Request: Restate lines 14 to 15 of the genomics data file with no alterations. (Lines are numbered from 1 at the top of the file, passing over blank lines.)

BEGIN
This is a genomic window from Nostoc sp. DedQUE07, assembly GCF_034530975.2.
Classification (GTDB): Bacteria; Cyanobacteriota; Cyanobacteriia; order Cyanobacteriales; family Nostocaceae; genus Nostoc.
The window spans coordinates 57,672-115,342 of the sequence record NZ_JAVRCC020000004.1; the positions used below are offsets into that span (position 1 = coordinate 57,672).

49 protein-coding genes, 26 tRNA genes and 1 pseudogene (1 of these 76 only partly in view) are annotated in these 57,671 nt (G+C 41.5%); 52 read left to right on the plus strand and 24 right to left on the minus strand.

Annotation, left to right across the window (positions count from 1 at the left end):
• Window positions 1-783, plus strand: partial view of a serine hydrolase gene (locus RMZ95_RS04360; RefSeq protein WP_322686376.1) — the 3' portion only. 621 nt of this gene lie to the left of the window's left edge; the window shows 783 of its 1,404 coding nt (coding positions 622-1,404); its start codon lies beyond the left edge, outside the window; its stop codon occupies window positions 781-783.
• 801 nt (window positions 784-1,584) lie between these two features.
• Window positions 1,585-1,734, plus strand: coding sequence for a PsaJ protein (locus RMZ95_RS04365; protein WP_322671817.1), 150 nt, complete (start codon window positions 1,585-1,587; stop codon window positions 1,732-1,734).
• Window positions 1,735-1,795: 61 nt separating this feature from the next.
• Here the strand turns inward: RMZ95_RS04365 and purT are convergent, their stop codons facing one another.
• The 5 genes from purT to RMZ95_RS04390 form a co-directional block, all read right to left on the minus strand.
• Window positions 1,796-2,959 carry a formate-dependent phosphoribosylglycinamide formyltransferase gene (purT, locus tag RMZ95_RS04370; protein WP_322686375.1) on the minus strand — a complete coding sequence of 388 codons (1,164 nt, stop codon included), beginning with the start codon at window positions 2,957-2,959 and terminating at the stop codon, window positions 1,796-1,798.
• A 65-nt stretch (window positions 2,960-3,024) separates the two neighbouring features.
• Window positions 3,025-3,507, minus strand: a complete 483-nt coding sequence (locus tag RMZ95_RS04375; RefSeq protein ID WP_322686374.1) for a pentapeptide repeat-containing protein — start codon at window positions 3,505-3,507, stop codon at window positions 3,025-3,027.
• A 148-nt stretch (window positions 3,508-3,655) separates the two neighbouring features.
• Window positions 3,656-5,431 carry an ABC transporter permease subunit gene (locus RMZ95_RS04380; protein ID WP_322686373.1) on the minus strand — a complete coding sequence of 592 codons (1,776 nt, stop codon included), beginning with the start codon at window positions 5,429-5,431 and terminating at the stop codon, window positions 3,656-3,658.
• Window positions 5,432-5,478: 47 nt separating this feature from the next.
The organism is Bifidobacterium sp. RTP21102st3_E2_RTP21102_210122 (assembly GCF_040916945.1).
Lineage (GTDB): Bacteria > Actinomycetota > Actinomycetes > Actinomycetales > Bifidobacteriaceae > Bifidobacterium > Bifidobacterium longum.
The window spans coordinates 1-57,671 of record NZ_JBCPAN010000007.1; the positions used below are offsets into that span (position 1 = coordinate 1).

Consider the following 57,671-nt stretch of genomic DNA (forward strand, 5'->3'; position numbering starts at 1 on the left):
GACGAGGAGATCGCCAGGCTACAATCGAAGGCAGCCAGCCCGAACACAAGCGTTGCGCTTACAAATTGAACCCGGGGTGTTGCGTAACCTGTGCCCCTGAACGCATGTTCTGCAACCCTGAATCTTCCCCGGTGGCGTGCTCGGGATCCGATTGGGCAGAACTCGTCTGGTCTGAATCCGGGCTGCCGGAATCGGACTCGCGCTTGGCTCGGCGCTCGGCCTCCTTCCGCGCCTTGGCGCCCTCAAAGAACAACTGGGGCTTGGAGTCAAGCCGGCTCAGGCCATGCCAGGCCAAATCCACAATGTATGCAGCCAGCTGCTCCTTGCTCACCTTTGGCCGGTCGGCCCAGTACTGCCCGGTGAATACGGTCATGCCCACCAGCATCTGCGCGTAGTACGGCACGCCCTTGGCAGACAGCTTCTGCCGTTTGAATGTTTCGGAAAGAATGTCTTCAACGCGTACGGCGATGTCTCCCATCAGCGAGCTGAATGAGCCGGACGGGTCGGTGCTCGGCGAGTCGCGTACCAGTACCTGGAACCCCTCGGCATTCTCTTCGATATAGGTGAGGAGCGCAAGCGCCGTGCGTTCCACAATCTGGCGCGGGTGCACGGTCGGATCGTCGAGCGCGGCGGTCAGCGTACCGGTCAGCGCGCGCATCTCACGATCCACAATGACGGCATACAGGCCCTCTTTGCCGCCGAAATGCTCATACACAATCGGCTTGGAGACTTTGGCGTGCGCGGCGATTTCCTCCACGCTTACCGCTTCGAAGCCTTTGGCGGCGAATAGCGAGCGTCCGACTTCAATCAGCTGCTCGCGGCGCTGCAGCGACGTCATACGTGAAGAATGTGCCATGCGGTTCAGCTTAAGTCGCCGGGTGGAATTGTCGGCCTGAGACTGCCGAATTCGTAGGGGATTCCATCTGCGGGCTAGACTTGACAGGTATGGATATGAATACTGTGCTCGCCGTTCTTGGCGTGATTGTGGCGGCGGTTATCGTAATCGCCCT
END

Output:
• Window positions 3,025-3,507, minus strand: a complete 483-nt coding sequence (locus tag RMZ95_RS04375; RefSeq protein ID WP_322686374.1) for a pentapeptide repeat-containing protein — start codon at window positions 3,505-3,507, stop codon at window positions 3,025-3,027.
• A 148-nt stretch (window positions 3,508-3,655) separates the two neighbouring features.